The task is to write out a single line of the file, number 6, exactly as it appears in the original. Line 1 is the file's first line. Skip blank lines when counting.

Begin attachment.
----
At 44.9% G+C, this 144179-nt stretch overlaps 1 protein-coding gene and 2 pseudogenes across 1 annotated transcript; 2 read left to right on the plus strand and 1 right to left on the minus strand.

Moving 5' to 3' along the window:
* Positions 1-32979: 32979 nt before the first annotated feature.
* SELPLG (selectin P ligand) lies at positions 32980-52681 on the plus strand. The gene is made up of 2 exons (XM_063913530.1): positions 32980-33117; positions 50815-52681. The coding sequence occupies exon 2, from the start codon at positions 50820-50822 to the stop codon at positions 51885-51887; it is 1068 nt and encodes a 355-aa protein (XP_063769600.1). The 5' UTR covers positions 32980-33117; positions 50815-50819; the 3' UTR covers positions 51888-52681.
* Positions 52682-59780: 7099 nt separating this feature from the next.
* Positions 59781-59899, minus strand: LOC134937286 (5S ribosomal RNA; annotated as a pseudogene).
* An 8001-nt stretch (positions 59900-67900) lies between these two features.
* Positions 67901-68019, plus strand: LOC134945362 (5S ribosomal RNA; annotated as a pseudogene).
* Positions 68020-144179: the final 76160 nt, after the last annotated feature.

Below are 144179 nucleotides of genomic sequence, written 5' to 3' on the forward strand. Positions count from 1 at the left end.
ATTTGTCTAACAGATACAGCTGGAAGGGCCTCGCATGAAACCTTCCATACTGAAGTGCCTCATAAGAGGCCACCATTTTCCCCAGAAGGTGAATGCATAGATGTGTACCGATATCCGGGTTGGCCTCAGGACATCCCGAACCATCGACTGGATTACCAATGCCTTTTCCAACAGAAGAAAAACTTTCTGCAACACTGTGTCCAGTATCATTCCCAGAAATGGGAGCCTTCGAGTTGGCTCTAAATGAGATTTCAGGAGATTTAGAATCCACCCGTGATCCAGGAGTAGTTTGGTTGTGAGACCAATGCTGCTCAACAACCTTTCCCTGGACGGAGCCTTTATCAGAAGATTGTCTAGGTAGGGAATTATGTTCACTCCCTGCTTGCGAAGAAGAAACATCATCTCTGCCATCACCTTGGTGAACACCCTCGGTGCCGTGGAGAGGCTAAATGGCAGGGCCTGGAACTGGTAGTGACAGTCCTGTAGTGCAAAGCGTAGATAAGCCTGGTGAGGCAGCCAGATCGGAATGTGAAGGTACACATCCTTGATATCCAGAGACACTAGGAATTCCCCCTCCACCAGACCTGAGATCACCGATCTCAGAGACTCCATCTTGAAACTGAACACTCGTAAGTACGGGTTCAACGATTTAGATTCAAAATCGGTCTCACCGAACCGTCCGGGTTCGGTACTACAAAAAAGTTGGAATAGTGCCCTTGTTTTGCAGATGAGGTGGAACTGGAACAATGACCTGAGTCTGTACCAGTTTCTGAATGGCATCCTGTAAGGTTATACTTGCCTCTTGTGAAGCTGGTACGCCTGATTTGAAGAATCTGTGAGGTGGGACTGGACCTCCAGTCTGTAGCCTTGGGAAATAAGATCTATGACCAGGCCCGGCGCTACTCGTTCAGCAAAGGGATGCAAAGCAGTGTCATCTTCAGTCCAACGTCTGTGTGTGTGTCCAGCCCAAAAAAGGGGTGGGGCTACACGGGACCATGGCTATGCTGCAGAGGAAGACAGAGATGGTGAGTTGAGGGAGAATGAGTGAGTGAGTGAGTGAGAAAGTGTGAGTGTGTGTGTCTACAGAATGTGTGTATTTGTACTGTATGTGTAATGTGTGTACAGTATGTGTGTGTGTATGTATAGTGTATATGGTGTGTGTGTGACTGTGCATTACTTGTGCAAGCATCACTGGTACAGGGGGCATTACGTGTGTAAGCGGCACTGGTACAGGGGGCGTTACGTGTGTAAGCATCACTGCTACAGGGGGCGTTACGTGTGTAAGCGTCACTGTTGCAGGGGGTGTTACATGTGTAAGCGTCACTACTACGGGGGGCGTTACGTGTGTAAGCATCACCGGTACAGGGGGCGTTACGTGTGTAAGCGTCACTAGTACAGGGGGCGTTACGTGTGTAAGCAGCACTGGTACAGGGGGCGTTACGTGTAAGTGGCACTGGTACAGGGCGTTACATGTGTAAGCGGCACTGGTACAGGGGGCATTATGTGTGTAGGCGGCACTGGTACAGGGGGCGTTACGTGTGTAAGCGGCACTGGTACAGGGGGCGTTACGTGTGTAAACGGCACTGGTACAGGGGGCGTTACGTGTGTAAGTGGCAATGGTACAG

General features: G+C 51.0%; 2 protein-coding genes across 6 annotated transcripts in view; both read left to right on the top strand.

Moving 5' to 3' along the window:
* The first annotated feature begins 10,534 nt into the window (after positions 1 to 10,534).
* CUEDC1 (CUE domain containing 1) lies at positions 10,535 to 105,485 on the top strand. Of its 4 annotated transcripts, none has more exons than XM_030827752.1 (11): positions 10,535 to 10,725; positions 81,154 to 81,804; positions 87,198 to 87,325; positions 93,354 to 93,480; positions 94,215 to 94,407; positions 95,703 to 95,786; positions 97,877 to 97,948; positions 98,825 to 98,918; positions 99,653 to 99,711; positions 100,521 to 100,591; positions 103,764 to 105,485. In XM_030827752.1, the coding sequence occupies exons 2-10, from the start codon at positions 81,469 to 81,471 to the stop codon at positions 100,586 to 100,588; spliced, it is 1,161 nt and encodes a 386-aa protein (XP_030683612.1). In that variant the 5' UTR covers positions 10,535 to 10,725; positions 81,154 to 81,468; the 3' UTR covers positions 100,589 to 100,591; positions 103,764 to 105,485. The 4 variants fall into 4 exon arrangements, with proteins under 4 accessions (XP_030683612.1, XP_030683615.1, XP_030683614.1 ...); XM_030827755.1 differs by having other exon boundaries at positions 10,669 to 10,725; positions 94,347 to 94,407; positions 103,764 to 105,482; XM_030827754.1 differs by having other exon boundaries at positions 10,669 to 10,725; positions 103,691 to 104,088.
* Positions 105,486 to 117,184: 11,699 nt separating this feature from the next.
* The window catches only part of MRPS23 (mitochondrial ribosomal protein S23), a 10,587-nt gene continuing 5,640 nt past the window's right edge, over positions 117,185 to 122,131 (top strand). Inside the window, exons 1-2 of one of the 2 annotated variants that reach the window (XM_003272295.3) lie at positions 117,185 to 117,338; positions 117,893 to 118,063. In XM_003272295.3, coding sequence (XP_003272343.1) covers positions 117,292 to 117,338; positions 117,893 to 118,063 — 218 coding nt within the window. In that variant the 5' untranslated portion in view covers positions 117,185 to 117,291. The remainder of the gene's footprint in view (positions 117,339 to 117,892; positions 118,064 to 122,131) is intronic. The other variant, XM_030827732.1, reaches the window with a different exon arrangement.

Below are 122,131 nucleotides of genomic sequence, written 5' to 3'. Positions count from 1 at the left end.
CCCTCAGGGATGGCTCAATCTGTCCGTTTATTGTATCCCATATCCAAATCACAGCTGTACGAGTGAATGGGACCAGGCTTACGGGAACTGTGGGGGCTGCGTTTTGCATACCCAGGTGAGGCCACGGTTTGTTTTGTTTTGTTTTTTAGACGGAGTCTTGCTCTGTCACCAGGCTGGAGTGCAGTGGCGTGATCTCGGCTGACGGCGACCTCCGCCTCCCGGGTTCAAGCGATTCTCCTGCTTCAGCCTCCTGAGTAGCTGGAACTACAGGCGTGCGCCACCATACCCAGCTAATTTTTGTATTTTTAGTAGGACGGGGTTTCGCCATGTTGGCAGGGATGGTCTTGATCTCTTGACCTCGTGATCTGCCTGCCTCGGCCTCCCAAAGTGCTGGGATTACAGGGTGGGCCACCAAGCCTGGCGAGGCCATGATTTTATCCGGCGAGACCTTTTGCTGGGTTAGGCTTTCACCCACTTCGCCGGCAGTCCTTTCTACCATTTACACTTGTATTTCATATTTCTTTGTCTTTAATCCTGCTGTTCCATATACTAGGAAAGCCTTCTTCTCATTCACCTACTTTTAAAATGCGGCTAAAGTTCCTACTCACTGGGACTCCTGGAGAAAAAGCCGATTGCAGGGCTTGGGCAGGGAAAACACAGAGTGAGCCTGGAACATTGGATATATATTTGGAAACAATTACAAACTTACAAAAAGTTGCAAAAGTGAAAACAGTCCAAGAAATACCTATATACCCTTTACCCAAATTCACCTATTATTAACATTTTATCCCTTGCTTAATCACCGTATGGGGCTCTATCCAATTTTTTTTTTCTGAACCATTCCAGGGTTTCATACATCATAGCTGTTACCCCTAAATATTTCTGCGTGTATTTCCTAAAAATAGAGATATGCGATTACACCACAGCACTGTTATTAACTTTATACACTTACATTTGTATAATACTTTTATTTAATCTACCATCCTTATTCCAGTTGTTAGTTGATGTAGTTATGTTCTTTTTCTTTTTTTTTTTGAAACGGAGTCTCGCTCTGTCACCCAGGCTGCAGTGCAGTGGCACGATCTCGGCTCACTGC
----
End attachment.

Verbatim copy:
* Positions 59781-59899, minus strand: LOC134937286 (5S ribosomal RNA; annotated as a pseudogene).